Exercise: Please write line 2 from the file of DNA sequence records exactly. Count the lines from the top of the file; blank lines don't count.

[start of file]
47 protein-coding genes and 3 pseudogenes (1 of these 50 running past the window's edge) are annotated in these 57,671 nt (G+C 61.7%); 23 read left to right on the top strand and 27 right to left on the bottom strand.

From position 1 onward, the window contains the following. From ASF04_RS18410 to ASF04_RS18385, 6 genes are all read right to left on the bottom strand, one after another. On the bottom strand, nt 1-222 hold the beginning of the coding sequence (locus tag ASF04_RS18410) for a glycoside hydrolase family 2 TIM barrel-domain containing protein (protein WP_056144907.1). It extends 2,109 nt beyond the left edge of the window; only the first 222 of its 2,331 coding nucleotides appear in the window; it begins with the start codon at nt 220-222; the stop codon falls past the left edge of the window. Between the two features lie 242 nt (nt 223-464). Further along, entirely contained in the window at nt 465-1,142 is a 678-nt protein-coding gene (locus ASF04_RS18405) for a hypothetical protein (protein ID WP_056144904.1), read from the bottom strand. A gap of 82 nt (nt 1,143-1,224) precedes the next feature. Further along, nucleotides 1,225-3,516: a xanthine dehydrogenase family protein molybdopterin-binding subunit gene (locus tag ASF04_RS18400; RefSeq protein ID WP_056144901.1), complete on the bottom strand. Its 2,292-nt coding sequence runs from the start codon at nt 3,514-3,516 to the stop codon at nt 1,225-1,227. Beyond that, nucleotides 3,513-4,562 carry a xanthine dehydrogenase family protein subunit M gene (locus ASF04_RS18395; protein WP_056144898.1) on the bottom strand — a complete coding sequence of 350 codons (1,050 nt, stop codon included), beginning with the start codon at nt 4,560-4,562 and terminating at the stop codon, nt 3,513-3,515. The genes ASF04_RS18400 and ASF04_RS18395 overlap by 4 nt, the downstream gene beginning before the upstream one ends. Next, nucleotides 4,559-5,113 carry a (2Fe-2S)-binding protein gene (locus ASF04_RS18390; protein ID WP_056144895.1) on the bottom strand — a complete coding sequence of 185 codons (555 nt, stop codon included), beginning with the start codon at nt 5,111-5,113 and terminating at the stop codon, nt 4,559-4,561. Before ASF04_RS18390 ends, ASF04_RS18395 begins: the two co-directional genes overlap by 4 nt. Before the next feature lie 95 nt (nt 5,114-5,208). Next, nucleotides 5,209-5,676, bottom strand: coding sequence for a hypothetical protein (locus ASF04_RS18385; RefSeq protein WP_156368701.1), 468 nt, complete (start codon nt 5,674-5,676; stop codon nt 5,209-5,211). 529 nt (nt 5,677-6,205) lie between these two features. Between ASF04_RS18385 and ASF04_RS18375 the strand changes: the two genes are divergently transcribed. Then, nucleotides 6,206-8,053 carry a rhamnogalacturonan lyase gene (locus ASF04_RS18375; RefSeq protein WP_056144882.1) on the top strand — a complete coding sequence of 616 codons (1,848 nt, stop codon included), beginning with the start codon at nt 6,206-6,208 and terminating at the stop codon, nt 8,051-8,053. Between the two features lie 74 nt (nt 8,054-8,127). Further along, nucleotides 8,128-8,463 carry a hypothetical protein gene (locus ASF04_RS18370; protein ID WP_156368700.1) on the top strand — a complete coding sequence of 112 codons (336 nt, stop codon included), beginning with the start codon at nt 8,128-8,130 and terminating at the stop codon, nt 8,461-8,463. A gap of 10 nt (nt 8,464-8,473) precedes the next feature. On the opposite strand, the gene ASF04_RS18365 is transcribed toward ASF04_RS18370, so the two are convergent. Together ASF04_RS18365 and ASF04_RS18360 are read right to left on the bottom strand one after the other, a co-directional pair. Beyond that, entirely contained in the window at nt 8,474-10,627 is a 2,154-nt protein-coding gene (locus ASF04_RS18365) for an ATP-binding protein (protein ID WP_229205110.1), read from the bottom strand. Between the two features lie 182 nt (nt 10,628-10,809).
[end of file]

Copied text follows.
From position 1 onward, the window contains the following. From ASF04_RS18410 to ASF04_RS18385, 6 genes are all read right to left on the bottom strand, one after another. On the bottom strand, nt 1-222 hold the beginning of the coding sequence (locus tag ASF04_RS18410) for a glycoside hydrolase family 2 TIM barrel-domain containing protein (protein WP_056144907.1). It extends 2,109 nt beyond the left edge of the window; only the first 222 of its 2,331 coding nucleotides appear in the window; it begins with the start codon at nt 220-222; the stop codon falls past the left edge of the window. Between the two features lie 242 nt (nt 223-464). Further along, entirely contained in the window at nt 465-1,142 is a 678-nt protein-coding gene (locus ASF04_RS18405) for a hypothetical protein (protein ID WP_056144904.1), read from the bottom strand. A gap of 82 nt (nt 1,143-1,224) precedes the next feature. Further along, nucleotides 1,225-3,516: a xanthine dehydrogenase family protein molybdopterin-binding subunit gene (locus tag ASF04_RS18400; RefSeq protein ID WP_056144901.1), complete on the bottom strand. Its 2,292-nt coding sequence runs from the start codon at nt 3,514-3,516 to the stop codon at nt 1,225-1,227. Beyond that, nucleotides 3,513-4,562 carry a xanthine dehydrogenase family protein subunit M gene (locus ASF04_RS18395; protein WP_056144898.1) on the bottom strand — a complete coding sequence of 350 codons (1,050 nt, stop codon included), beginning with the start codon at nt 4,560-4,562 and terminating at the stop codon, nt 3,513-3,515. The genes ASF04_RS18400 and ASF04_RS18395 overlap by 4 nt, the downstream gene beginning before the upstream one ends. Next, nucleotides 4,559-5,113 carry a (2Fe-2S)-binding protein gene (locus ASF04_RS18390; protein ID WP_056144895.1) on the bottom strand — a complete coding sequence of 185 codons (555 nt, stop codon included), beginning with the start codon at nt 5,111-5,113 and terminating at the stop codon, nt 4,559-4,561. Before ASF04_RS18390 ends, ASF04_RS18395 begins: the two co-directional genes overlap by 4 nt. Before the next feature lie 95 nt (nt 5,114-5,208). Next, nucleotides 5,209-5,676, bottom strand: coding sequence for a hypothetical protein (locus ASF04_RS18385; RefSeq protein WP_156368701.1), 468 nt, complete (start codon nt 5,674-5,676; stop codon nt 5,209-5,211). 529 nt (nt 5,677-6,205) lie between these two features. Between ASF04_RS18385 and ASF04_RS18375 the strand changes: the two genes are divergently transcribed. Then, nucleotides 6,206-8,053 carry a rhamnogalacturonan lyase gene (locus ASF04_RS18375; RefSeq protein WP_056144882.1) on the top strand — a complete coding sequence of 616 codons (1,848 nt, stop codon included), beginning with the start codon at nt 6,206-6,208 and terminating at the stop codon, nt 8,051-8,053. Between the two features lie 74 nt (nt 8,054-8,127). Further along, nucleotides 8,128-8,463 carry a hypothetical protein gene (locus ASF04_RS18370; protein ID WP_156368700.1) on the top strand — a complete coding sequence of 112 codons (336 nt, stop codon included), beginning with the start codon at nt 8,128-8,130 and terminating at the stop codon, nt 8,461-8,463. A gap of 10 nt (nt 8,464-8,473) precedes the next feature. On the opposite strand, the gene ASF04_RS18365 is transcribed toward ASF04_RS18370, so the two are convergent. Together ASF04_RS18365 and ASF04_RS18360 are read right to left on the bottom strand one after the other, a co-directional pair. Beyond that, entirely contained in the window at nt 8,474-10,627 is a 2,154-nt protein-coding gene (locus ASF04_RS18365) for an ATP-binding protein (protein ID WP_229205110.1), read from the bottom strand. Between the two features lie 182 nt (nt 10,628-10,809).